By Marta Montojo
Madrid, Nov 3 (EFE).- Beet pulp dumped outside a government building. Tomato soup or mashed potatoes doused on paintings. Golf holes filled with cement. Paint splattered on luxury automobiles.
Frustration and desperation about a lack of action to combat climate change have led some mostly young activists to resort to vandalism to get their point across.
That is the message conveyed to Efe by different activists engaged in this new wave of environmentalism associated with recently formed movements like Fridays for Future (FFF) and Extinction Rebellion (XR).
Direct action and civil disobedience are not new tactics.
Organizations like environmental watchdog Greenpeace have adopted them from the start as part of efforts to block large-scale industrial projects and trade treaties, while in Latin America the struggle has always been highly disruptive, environmental scientist Andreu Escriva recalled.
But the key to understanding why activists are resorting to increasingly controversial actions – despite the initial rejection they cause – is their quest to create viral social media content, he said.
Escriva also added that more radical actions are being taken because previous attempts to raise people’s awareness have been unsuccessful.
That sentiment is echoed by young activists from movements like XR, who have spoken about the urgency and deep frustration that have pushed them into riskier and more controversial actions like filling golf holes with cement in southern France and splashing paint on the staircase and columns of Spain’s Parliament.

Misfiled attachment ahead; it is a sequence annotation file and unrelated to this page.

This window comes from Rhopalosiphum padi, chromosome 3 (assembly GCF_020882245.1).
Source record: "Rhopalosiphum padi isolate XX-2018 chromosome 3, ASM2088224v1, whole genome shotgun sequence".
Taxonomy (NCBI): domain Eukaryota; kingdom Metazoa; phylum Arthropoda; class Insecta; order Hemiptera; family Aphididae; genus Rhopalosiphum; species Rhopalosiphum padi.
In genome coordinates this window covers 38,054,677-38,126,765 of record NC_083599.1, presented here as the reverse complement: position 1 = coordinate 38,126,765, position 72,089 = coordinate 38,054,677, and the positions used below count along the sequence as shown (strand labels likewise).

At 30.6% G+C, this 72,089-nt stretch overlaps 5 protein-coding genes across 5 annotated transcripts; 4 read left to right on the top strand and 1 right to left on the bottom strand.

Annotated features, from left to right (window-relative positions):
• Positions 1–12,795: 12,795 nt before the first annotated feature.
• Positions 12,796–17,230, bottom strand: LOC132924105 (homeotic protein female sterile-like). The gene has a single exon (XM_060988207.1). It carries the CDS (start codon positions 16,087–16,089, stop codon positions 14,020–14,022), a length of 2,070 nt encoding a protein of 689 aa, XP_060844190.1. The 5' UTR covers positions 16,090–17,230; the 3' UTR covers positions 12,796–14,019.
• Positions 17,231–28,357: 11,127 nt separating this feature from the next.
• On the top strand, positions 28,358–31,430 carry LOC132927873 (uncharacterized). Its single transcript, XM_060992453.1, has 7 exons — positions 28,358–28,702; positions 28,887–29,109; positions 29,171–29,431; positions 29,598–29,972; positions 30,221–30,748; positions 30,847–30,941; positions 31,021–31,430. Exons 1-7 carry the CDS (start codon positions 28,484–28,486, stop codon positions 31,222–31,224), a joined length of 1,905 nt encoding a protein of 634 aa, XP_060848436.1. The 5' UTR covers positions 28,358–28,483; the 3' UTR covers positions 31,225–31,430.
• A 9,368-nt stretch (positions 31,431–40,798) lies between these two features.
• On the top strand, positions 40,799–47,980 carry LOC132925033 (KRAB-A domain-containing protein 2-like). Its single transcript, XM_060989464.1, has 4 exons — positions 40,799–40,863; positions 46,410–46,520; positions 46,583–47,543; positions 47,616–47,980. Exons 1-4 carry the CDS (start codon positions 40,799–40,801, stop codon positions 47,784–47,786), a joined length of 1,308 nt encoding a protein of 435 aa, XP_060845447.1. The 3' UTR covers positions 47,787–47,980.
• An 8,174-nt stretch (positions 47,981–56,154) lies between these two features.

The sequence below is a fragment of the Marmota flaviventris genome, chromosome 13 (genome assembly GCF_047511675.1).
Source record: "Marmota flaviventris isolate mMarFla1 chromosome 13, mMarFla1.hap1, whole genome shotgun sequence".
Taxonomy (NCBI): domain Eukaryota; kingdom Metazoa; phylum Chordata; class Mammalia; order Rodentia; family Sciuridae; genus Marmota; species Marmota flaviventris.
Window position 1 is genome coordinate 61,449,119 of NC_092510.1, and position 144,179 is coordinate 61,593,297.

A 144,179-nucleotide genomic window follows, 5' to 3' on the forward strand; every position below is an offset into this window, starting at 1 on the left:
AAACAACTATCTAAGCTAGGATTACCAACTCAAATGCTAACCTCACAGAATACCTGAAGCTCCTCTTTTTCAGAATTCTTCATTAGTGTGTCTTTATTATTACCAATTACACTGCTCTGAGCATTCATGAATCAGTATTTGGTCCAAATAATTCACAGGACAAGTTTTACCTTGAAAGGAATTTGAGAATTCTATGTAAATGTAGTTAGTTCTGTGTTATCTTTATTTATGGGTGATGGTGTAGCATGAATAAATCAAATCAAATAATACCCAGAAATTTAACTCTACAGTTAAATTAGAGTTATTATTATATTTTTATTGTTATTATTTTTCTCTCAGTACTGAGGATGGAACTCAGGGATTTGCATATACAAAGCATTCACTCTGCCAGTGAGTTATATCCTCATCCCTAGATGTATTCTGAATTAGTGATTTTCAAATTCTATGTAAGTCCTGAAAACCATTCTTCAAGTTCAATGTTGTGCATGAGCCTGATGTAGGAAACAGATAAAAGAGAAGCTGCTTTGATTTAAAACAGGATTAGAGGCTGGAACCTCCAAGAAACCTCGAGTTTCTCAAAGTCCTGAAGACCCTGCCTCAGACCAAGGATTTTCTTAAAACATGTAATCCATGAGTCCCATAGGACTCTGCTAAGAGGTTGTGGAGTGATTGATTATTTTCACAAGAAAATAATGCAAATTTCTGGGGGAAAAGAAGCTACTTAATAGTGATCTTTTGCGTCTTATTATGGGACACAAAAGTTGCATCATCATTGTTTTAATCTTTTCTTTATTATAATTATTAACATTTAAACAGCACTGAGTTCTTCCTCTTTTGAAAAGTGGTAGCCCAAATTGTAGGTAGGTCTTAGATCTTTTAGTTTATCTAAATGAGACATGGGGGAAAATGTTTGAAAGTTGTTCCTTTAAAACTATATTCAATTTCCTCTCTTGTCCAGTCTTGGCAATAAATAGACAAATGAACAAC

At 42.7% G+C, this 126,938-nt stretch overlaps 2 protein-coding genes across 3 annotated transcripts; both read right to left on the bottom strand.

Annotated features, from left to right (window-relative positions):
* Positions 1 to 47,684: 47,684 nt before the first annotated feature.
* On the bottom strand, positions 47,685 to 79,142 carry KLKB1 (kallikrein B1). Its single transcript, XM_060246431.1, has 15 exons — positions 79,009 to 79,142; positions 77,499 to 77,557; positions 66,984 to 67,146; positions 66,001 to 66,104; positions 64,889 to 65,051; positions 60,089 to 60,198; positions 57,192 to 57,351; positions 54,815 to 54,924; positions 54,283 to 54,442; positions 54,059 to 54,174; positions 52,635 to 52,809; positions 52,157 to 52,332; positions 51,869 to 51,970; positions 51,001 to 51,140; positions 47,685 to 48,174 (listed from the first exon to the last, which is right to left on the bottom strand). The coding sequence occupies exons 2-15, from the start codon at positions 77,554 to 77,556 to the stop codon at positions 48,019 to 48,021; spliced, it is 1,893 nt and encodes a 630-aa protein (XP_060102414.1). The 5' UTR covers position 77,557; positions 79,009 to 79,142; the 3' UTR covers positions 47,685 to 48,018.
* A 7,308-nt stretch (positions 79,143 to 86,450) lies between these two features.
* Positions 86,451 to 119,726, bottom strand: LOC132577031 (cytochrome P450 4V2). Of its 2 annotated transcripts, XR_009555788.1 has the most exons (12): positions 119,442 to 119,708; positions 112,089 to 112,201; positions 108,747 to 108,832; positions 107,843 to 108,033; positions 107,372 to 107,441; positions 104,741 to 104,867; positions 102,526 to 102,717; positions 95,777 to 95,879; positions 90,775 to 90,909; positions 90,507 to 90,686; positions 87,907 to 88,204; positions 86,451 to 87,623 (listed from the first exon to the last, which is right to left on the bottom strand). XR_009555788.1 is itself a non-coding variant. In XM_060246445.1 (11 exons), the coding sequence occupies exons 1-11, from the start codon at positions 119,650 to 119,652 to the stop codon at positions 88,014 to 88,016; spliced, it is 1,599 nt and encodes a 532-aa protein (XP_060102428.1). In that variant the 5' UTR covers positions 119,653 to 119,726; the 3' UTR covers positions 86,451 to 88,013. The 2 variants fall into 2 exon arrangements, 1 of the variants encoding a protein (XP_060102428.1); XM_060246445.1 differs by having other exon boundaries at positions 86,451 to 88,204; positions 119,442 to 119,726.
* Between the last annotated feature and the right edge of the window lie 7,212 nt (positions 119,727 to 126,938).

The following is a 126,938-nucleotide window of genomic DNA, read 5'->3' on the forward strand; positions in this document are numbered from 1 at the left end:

In Germany, 16 activists from the Scientist Rebellion – a sister group to XR – have been jailed for repeatedly resorting to civil disobedience to denounce the use of fossil fuels in public transport.
Astrophysicist Elena Egea, a member of that collective, said new ways of raising awareness are necessary because “nothing is working.”
“We’re going to exceed the (target) limit of 1.5 C” above pre-industrial levels that was established by the 2015 Paris Agreement, she said. “And our leaders aren’t preparing us for that, nor are they taking measures for a just transition.”
She said she supports a wide variety of protests and respects the Just Stop Oil activists who made headlines last month for throwing tomato soup over Vincent Van Gogh’s glass screen-protected “Sunflowers” painting at the National Gallery in London.
“They managed to make the front page of the New York Times,” Egea said.
There was a lot more talk about the Van Gogh action than the scientists who mobilized in Germany, XR spokesman Alex Meaude said, adding that the museum protesters “understood the media game.”
It doesn’t matter if people support these types of stunts now, according to the activist, who predicted that radical environmental actions will be celebrated in history books 50 years from now, just like the fight for women’s suffrage or the civil rights movement in the United States is today. EFE